I have never seen my extremely playful pup do the 'bow.' I had always assumed that it was because she was a rescue dog that may have not had appropriate interaction during her developmental phase (like my rescue cat who has no idea how to cover her business in the litter box). However, reading this post makes me think that maybe she just never needed to; she is rarely the dominant dog in play and even avoids mouthing during play (mostly bunting with her nose and pawing). Maybe she just never needed to say "it's cool, it's just play."

By Stephanie (not verified) on 13 Apr 2010 #permalink

Very interesting post. The discussion in Gregory Bateson's Steps to an Ecology of Mind is probably the most fascinating analysis of dog play I've read, though some aspects of it may well be out of date now.

From its essay on redundancy and coding, also ch. 22 in Animal Communication (1968, ed. Thomas Sebeok): "Many of the curious interactions of animals, called 'play,' which resemble (but are not) combat are probably the testing and reaffirmation of such negative agreement [as 'I will not bite you']."

Lorenz was fascinated by this activity too.

My dog bows to me all the time, and there is no mistaking that it's when he wants to play, because if I react AT ALL, he goes zipping off in any number of random directions (his idea of playing is to run around really fast and have me try to catch him; he's not terribly interested in balls or frisbees). If I don't want a giant cloud of dust kicked up in my yard at that particular point in time I have to completely ignore him and calmly walk somewhere else.

By Uncephalized (not verified) on 13 Apr 2010 #permalink

It is amazing to see how powerful the bow position is in iliciting play behavior in dogs. Very aggressive dogs have a difficult time remaining aggressive when you get down on the ground with your butt in the air and your forearms on the ground (mind you, the owners look at you funny). I've done this with snarling guard dogs and even they have a hard time acting as guard dogs when you present them with the play position (although I don't know if I would do this if I thought the animal could actually get through he fence).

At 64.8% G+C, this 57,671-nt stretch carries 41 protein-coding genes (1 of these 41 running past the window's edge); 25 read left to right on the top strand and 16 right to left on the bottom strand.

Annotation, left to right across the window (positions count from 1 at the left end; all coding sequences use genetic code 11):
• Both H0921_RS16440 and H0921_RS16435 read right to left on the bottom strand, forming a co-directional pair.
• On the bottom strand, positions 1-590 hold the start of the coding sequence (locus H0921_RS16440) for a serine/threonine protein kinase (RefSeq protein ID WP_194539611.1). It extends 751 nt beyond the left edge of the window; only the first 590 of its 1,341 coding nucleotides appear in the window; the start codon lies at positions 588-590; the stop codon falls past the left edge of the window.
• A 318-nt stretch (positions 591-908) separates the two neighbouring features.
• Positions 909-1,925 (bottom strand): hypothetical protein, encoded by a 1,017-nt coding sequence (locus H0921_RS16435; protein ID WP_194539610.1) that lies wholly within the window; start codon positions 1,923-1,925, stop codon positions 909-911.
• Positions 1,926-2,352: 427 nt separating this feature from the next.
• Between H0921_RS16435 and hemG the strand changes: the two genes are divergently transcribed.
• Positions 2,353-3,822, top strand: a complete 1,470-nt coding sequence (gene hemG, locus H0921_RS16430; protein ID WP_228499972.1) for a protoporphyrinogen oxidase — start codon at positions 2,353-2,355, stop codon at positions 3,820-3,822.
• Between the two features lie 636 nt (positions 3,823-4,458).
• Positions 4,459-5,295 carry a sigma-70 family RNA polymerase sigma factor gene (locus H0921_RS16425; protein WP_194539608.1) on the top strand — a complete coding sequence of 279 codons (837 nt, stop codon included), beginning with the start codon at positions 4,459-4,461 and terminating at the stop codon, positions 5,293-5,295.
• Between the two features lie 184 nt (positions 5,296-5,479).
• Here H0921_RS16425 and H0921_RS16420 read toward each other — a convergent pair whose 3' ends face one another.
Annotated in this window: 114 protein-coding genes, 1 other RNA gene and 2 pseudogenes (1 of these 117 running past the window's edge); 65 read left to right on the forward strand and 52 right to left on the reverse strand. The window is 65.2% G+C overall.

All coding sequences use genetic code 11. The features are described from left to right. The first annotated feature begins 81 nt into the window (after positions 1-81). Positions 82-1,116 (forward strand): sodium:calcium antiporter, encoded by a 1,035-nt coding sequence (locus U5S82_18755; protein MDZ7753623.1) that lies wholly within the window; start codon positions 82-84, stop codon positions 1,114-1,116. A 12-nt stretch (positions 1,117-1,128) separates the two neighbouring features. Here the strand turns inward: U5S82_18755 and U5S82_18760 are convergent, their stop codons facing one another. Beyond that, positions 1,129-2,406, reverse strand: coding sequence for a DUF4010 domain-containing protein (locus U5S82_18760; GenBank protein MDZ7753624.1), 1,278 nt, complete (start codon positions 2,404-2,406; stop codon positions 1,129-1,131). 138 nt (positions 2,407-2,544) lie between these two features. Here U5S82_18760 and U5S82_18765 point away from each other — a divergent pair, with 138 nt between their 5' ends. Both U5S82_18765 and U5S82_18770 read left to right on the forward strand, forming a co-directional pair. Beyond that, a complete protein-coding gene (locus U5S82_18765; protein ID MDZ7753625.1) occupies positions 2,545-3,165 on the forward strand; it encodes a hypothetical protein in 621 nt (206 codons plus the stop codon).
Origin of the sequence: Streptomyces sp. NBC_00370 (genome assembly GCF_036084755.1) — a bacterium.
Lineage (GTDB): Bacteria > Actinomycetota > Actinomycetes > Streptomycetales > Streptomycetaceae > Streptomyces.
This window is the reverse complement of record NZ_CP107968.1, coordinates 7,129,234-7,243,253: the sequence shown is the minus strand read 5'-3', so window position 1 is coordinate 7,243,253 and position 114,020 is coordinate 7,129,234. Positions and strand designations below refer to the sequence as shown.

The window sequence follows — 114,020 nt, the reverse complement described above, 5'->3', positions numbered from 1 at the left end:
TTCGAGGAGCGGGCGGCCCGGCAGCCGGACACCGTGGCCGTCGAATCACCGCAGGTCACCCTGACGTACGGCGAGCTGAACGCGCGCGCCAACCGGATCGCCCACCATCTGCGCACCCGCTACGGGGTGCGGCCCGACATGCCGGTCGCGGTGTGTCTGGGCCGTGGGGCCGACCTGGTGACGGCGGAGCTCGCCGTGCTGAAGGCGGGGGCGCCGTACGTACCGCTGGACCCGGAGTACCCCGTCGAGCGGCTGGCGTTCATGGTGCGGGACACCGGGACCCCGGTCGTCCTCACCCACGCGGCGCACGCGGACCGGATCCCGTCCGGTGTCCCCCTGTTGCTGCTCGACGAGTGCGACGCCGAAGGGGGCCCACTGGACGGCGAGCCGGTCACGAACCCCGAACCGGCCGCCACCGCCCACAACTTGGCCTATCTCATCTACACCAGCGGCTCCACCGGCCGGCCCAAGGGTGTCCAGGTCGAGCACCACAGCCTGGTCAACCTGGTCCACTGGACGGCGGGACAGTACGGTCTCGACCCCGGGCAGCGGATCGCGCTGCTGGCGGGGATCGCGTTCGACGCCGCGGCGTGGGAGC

The "play bow" appears to be just that, a bow for play. Though our analysis shouldn't end there. The context of the display must also be considered. The context parameters should also include age of the dog. How puppies behave will be different than adults, AND adolescents.

A play bow may be a "measuring" of the other animal in the dog displaying the play bow. Why and for what would a dog measure the other for? Too play? Maybe. Not always. But the play bow tends to be part of a broader tool set of a dog to "test" the other for like or different beahviors.

There will be a difference of opinion between them at times and play (hard or soft) can help give the dogs a valuation and hopefully come to a consensus. Sometimes dogs "play" sometimes not.

But, all dogs will measure the other whether at a distance, or in close proximity. The choices of the dog are many, but will tend to be that with which they are familiar. So, if a dog hasn't had any experience they may tend to behave in an extreme fashion. Dogs with experience tend to display more moderate displays of measuring.

Lastly, when viewing our dog(s) behaviors, is our viewpoint skewed by previous labels given to a dog? "Bully", "rescue", "lovable", "playful", "aggressive", etc..

Often, I hear a dog owner describe their dog, only to end up with my own opinion concerning its behavior.